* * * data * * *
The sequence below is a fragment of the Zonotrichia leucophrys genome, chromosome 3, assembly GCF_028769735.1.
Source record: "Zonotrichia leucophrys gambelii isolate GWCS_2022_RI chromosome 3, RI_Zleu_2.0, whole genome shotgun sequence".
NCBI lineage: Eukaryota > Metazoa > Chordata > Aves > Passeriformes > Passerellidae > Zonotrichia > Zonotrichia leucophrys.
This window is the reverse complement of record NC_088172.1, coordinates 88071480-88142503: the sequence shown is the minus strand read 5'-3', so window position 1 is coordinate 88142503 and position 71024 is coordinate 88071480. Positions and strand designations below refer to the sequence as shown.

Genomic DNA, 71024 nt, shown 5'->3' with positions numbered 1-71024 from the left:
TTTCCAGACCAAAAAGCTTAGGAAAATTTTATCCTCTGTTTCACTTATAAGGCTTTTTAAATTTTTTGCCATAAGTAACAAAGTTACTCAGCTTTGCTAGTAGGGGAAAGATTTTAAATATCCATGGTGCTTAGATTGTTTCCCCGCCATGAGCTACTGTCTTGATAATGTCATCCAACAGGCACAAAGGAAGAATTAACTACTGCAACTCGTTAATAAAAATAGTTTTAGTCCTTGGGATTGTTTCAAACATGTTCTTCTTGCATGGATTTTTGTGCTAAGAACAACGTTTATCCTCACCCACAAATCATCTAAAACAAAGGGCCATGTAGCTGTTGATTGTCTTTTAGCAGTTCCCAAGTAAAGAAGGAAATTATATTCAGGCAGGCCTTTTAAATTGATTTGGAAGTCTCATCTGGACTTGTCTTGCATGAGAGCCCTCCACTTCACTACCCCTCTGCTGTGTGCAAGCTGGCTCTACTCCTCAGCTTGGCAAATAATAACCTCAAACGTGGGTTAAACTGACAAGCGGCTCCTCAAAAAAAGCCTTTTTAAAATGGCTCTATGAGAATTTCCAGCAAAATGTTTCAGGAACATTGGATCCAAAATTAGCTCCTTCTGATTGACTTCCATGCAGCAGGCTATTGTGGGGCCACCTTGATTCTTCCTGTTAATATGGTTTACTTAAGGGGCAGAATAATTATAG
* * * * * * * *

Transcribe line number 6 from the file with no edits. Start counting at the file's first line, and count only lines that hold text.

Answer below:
TTTCCAGACCAAAAAGCTTAGGAAAATTTTATCCTCTGTTTCACTTATAAGGCTTTTTAAATTTTTTGCCATAAGTAACAAAGTTACTCAGCTTTGCTAGTAGGGGAAAGATTTTAAATATCCATGGTGCTTAGATTGTTTCCCCGCCATGAGCTACTGTCTTGATAATGTCATCCAACAGGCACAAAGGAAGAATTAACTACTGCAACTCGTTAATAAAAATAGTTTTAGTCCTTGGGATTGTTTCAAACATGTTCTTCTTGCATGGATTTTTGTGCTAAGAACAACGTTTATCCTCACCCACAAATCATCTAAAACAAAGGGCCATGTAGCTGTTGATTGTCTTTTAGCAGTTCCCAAGTAAAGAAGGAAATTATATTCAGGCAGGCCTTTTAAATTGATTTGGAAGTCTCATCTGGACTTGTCTTGCATGAGAGCCCTCCACTTCACTACCCCTCTGCTGTGTGCAAGCTGGCTCTACTCCTCAGCTTGGCAAATAATAACCTCAAACGTGGGTTAAACTGACAAGCGGCTCCTCAAAAAAAGCCTTTTTAAAATGGCTCTATGAGAATTTCCAGCAAAATGTTTCAGGAACATTGGATCCAAAATTAGCTCCTTCTGATTGACTTCCATGCAGCAGGCTATTGTGGGGCCACCTTGATTCTTCCTGTTAATATGGTTTACTTAAGGGGCAGAATAATTATAG